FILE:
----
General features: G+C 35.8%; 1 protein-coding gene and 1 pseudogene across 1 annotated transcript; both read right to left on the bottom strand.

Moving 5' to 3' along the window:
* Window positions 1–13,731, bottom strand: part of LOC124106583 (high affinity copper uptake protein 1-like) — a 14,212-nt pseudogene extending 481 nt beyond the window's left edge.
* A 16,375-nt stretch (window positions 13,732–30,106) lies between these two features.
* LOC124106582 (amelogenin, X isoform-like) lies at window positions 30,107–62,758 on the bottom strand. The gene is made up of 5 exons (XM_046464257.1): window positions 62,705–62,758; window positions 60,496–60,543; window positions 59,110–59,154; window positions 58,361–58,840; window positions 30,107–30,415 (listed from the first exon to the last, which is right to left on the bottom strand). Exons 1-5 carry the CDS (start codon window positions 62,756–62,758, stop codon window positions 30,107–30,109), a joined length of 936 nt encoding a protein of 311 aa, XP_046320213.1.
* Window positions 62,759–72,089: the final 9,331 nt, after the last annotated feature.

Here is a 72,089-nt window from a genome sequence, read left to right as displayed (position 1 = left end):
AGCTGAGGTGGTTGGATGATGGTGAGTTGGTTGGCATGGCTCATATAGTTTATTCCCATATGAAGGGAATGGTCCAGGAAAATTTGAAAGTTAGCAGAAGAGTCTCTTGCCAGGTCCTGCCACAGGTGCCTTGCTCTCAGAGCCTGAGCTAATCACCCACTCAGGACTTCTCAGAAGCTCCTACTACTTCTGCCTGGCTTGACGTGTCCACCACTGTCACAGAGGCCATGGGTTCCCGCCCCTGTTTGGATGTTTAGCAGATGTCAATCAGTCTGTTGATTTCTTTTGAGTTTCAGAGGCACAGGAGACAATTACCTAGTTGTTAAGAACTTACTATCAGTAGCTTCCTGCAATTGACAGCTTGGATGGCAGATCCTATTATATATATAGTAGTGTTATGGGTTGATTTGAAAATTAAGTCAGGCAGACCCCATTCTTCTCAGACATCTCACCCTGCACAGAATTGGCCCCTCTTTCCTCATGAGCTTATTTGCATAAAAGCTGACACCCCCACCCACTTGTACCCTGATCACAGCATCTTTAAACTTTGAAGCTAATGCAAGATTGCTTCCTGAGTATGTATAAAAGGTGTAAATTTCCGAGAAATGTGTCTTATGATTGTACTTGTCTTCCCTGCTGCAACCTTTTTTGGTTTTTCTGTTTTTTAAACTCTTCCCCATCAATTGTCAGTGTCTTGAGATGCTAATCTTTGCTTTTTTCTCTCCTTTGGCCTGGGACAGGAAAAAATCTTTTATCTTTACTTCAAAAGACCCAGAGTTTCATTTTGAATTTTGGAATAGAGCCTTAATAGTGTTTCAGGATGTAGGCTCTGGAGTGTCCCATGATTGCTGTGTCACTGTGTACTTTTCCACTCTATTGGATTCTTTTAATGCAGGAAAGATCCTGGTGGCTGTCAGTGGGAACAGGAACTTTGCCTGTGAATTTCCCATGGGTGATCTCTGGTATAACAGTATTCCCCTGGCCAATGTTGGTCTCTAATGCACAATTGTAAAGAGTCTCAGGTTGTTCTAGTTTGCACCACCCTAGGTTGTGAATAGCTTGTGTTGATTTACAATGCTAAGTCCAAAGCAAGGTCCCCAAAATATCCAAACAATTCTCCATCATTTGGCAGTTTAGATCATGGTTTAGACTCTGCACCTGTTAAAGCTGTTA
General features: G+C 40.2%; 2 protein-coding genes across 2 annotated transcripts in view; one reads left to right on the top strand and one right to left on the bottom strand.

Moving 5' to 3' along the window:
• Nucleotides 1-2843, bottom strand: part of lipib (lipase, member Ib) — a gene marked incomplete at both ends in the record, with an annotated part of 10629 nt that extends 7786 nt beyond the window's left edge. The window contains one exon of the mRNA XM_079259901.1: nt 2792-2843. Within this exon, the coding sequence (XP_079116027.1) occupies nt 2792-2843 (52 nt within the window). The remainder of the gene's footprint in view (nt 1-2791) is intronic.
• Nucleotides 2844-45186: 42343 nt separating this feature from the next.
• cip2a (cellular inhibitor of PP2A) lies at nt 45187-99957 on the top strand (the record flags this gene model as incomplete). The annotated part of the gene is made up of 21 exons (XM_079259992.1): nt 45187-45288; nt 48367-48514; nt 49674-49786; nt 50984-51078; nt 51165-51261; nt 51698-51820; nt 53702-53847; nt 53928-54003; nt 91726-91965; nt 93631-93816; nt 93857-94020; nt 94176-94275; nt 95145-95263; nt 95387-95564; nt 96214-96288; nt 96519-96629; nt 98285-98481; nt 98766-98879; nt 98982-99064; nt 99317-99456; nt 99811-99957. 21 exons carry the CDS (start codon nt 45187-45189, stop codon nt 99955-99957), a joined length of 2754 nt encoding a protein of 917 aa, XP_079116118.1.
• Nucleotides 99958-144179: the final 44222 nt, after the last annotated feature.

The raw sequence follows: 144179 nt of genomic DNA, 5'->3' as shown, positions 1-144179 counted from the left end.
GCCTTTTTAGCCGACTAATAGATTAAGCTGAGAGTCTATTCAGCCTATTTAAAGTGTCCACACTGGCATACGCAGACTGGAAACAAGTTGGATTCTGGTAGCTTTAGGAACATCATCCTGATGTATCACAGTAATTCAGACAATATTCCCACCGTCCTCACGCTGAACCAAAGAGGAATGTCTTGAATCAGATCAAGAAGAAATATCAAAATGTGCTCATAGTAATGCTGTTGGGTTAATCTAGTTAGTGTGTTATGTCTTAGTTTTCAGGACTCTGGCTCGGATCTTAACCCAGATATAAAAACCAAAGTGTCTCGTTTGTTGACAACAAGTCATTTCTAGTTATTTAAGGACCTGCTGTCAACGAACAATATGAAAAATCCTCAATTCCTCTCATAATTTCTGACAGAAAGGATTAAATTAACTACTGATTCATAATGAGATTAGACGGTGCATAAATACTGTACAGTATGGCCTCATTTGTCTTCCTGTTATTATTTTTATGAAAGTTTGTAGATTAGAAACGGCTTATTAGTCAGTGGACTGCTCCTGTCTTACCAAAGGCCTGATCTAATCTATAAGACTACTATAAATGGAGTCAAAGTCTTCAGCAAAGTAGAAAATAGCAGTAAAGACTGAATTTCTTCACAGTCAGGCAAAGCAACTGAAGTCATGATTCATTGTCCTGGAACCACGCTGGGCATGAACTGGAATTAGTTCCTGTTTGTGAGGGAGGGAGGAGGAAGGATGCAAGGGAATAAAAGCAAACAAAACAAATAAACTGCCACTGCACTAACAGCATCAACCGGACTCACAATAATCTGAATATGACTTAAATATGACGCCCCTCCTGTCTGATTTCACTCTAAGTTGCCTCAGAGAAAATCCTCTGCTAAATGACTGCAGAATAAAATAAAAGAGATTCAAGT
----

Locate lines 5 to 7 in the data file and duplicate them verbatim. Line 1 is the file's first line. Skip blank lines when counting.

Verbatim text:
* LOC124106582 (amelogenin, X isoform-like) lies at window positions 30,107–62,758 on the bottom strand. The gene is made up of 5 exons (XM_046464257.1): window positions 62,705–62,758; window positions 60,496–60,543; window positions 59,110–59,154; window positions 58,361–58,840; window positions 30,107–30,415 (listed from the first exon to the last, which is right to left on the bottom strand). Exons 1-5 carry the CDS (start codon window positions 62,756–62,758, stop codon window positions 30,107–30,109), a joined length of 936 nt encoding a protein of 311 aa, XP_046320213.1.
* Window positions 62,759–72,089: the final 9,331 nt, after the last annotated feature.

Here is a 72,089-nt window from a genome sequence, read left to right as displayed (position 1 = left end):